The Physical Control Simulator

Our unique, patented Physical Control Simulator (formerly called the Power Training Machine, and sometimes referred to as the pull-push apparatus) was designed by exercise physiologists to accurately represent the basic gross muscular functions of the dynamic pulling and pushing forces experienced by law enforcement officers during physical-control situations.  The PCS was born out of the research and development of Bona Fide Occupational Requirement Physical Ability Standards in Canada and the United States.  That research, by way of thorough job-task-analyses, identified the need for LEO’s to be able to physically resolve critical events during the arrest and control of suspects and/or prisoners. 

The PCS measures a person’s ability to pull and push predetermined force (weight) as they move dynamically through 180° rotational arcs.  The amount of force is adjustable based on the amount of weight added to the machine.  Research for the protocols of the various standardized tests determined what that force should be, based on the average abilities of inmates/prisoners.* *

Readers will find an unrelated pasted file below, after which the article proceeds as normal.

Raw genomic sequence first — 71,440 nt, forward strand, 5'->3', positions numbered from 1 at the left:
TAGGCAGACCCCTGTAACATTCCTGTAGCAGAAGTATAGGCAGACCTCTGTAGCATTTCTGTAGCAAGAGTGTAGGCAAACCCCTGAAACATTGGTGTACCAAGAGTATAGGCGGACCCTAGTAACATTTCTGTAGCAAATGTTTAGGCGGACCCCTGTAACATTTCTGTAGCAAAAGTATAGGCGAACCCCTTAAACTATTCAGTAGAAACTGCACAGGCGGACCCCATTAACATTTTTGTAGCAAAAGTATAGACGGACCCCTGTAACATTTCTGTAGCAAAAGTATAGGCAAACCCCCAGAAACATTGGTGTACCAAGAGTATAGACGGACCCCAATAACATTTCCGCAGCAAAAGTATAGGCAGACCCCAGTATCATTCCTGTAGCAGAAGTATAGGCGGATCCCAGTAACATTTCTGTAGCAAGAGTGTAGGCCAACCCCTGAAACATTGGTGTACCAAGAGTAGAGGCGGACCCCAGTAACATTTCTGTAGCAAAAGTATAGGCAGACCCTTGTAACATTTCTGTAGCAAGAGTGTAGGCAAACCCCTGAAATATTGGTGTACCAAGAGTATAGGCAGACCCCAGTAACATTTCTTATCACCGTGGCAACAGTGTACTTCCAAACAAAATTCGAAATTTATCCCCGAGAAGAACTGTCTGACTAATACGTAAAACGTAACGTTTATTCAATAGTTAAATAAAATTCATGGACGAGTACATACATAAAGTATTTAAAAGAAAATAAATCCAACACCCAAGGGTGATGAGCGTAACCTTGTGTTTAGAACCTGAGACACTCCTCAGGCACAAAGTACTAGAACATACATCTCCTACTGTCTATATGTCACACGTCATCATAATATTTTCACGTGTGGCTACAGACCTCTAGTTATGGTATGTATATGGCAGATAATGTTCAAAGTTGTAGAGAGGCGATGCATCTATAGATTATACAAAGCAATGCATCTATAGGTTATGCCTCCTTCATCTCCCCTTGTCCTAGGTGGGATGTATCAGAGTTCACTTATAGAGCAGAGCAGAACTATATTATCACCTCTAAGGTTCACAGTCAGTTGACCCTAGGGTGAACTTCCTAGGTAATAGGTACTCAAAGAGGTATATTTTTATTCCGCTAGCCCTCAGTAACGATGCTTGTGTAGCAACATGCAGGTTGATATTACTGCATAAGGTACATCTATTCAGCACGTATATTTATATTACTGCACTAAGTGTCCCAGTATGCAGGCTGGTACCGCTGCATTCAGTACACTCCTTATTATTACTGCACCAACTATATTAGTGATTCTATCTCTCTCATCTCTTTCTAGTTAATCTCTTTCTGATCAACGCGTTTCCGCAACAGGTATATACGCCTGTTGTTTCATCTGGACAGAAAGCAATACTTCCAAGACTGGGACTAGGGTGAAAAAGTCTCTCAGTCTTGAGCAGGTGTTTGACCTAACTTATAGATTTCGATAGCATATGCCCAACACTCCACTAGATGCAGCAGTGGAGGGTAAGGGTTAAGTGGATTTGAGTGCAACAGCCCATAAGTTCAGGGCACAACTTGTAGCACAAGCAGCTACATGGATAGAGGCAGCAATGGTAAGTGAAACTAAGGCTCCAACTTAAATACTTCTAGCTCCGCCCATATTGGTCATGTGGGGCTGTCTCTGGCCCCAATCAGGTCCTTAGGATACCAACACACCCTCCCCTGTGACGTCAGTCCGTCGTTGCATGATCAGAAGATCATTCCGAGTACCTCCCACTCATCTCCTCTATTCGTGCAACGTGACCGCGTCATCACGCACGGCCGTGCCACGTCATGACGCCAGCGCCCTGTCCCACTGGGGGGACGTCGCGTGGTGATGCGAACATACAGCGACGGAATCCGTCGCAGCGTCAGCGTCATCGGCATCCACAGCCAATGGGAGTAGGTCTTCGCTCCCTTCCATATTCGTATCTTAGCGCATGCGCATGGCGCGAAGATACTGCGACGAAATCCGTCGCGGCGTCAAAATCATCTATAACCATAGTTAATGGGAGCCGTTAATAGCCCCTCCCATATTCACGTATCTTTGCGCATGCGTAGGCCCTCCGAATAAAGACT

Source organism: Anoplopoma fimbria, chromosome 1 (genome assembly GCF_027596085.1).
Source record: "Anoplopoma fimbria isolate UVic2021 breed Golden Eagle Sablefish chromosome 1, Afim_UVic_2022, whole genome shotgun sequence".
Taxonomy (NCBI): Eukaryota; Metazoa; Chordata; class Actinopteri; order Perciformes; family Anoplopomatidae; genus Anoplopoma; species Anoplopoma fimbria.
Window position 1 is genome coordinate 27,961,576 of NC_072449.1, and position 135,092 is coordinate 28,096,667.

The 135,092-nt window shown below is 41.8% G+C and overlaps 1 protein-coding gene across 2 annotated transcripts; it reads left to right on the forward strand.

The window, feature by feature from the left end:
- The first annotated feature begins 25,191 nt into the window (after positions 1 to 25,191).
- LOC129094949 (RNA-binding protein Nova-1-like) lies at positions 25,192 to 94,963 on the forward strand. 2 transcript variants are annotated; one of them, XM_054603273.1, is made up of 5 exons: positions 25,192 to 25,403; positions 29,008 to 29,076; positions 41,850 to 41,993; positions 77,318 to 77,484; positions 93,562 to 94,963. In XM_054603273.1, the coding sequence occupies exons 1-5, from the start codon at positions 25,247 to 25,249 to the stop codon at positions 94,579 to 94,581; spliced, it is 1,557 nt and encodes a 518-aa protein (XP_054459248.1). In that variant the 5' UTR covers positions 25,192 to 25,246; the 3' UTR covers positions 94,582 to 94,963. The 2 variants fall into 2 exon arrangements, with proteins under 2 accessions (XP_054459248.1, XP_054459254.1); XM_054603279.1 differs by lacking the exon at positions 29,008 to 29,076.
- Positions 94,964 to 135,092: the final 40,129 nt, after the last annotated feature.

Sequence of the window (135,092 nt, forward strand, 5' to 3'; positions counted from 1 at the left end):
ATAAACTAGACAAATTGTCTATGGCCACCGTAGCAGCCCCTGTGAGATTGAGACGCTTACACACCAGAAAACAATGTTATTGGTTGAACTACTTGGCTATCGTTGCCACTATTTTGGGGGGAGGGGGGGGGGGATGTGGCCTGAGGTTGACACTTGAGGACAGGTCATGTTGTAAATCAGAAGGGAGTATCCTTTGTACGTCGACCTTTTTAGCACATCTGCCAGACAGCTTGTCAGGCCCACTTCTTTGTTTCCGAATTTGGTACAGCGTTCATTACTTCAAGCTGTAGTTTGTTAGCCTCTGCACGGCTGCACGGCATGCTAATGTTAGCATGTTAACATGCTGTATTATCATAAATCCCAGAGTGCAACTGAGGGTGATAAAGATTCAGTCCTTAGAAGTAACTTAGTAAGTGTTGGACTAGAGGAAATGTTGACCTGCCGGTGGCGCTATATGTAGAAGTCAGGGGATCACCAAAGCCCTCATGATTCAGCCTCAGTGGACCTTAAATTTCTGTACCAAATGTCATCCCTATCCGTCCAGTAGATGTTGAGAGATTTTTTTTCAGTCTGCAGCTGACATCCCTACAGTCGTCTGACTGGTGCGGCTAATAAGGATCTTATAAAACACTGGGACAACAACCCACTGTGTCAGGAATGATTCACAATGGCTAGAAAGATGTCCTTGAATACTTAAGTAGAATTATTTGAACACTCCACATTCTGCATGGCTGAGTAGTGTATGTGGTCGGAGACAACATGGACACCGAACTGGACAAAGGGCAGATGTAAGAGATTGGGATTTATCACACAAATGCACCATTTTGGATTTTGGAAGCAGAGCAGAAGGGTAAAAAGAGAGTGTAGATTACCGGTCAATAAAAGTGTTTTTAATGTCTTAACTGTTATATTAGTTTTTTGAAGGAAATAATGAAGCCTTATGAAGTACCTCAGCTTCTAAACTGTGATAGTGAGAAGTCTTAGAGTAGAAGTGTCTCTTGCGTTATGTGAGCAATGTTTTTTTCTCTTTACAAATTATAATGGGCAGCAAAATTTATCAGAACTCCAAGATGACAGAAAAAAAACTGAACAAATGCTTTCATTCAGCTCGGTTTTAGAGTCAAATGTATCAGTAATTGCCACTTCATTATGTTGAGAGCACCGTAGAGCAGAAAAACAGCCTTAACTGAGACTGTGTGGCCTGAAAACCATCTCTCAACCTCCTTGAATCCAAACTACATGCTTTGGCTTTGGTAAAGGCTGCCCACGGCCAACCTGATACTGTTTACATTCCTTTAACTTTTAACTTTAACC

PTM Equipment is the sole source for the purchase of the Physical Control Simulator and other standardized Physical Abilities Testing components designed by PTM for use within standardized law enforcement testing protocols (E.g. Including: POPAT, COPAT, SOPAT, PARE (RCMP), PREP (Ontario), JST (NYPD), ORPAT (Oregon), ARPAT (Arkansas) and many others.

The PCS must be purchased with either the Portable Base Plate or Wall Mount to secure the machine for use.

** (Research completed by Douglas W. Farenholtz, MSc. and Dr. E.C. Rhodes included the measurement of prisoners’ abilities to apply and control resistive forces through the use of the first designs of the Physical Control Simulator.  Adult male, adult female, and youth male prisoners/inmates were studied).



"I would have to say that doing the PARE ahead of time with you is the only reason I managed to get the time I did (3:07).  I was confident and knew I how hard I could go.  Thanks!"
~ Keath H.  May '07

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